- Weight Loss: Getting enough sleep isnít going to stimulate weight loss or magically help you to get to your goal of reaching a healthy weight. A lack of adequate sleep however, will contribute significantly to weight gain and impede your progress. It also slows down your body metabolism.
- Better Focus: Lack of sleep can significantly impact your problem-solving skills and cognitive function. It means that you are more likely to be distracted and make poor choices that will actually impact productivity.
- Improved Performance: Lack of sleep can be quite a serious problem for anyone engaged in a high-risk job, such as those working with heavy machinery, transportation, safety or so on. Itís also critical to athletic performance and functioning, especially if your job requires some amount of motor skill or mental agility. Individuals who get adequate sleep are less likely to make poor decisions and are more likely to respond adequately to critical situations. Researchers at Stanford University found that basketball players who got extra sleep also displayed higher energy levels and improvement in sprint time and free-throw shooting!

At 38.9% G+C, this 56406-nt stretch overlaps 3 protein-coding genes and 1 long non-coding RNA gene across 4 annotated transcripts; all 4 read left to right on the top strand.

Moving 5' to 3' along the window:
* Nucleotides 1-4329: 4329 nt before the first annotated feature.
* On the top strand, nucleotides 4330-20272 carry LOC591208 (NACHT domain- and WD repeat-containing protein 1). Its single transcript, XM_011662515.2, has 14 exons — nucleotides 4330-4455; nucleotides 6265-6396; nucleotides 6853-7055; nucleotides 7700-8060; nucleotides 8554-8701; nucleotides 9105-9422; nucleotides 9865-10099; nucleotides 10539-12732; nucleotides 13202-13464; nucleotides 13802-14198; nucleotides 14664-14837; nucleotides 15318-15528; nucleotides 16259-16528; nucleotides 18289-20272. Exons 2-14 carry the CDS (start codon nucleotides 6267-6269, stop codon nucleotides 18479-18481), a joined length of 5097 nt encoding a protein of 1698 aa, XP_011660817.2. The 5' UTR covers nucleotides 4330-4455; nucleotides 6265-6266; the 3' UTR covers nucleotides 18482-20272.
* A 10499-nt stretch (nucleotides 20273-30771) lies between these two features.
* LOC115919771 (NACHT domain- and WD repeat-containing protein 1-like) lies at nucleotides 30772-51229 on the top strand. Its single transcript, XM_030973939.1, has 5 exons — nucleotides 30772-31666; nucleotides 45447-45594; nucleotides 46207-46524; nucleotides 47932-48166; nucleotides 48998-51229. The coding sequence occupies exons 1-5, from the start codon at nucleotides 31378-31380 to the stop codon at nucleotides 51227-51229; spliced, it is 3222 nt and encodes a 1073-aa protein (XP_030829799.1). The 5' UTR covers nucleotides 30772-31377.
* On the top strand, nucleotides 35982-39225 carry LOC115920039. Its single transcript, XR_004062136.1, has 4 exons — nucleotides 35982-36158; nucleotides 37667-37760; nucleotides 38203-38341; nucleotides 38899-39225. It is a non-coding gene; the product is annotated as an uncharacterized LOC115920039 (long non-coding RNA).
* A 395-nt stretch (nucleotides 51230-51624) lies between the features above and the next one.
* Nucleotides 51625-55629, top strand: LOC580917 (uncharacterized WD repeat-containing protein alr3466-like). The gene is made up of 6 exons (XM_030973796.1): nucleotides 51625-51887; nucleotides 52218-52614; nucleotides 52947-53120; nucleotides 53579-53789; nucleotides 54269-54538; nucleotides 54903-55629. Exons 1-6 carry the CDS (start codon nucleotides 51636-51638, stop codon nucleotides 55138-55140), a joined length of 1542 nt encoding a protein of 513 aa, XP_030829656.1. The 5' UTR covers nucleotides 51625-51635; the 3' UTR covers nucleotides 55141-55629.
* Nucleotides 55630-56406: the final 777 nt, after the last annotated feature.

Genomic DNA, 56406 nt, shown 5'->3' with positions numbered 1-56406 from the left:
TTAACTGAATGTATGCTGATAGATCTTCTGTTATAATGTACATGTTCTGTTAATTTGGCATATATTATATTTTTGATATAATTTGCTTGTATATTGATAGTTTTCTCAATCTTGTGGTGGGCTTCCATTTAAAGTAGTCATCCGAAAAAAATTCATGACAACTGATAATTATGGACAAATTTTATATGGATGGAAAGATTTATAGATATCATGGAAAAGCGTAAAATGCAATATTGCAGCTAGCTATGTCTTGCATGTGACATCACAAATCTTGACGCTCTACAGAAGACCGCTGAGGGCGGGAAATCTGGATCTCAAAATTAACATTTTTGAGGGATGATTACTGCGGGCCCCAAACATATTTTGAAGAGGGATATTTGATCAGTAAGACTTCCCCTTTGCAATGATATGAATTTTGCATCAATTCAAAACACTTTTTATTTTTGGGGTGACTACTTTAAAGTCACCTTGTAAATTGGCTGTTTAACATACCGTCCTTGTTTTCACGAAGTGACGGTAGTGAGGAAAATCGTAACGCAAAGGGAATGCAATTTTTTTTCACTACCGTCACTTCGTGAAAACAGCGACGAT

- Look Good: Individuals who are healthier and fitter look more attractive, just as someone who is plagued by ill health and disease is more likely to appear unattractive. Studies have documented the appearance of individuals after periods of sleep deprivation, and also after getting adequate sleep. They revealed a remarkable difference in appearance. Another group of people, who were unfamiliar with the test subjects and their sleep patterns, rated the photographs. Sleep deprived individuals scored poorly on all parameters, which included health, attractiveness and fatigue levels.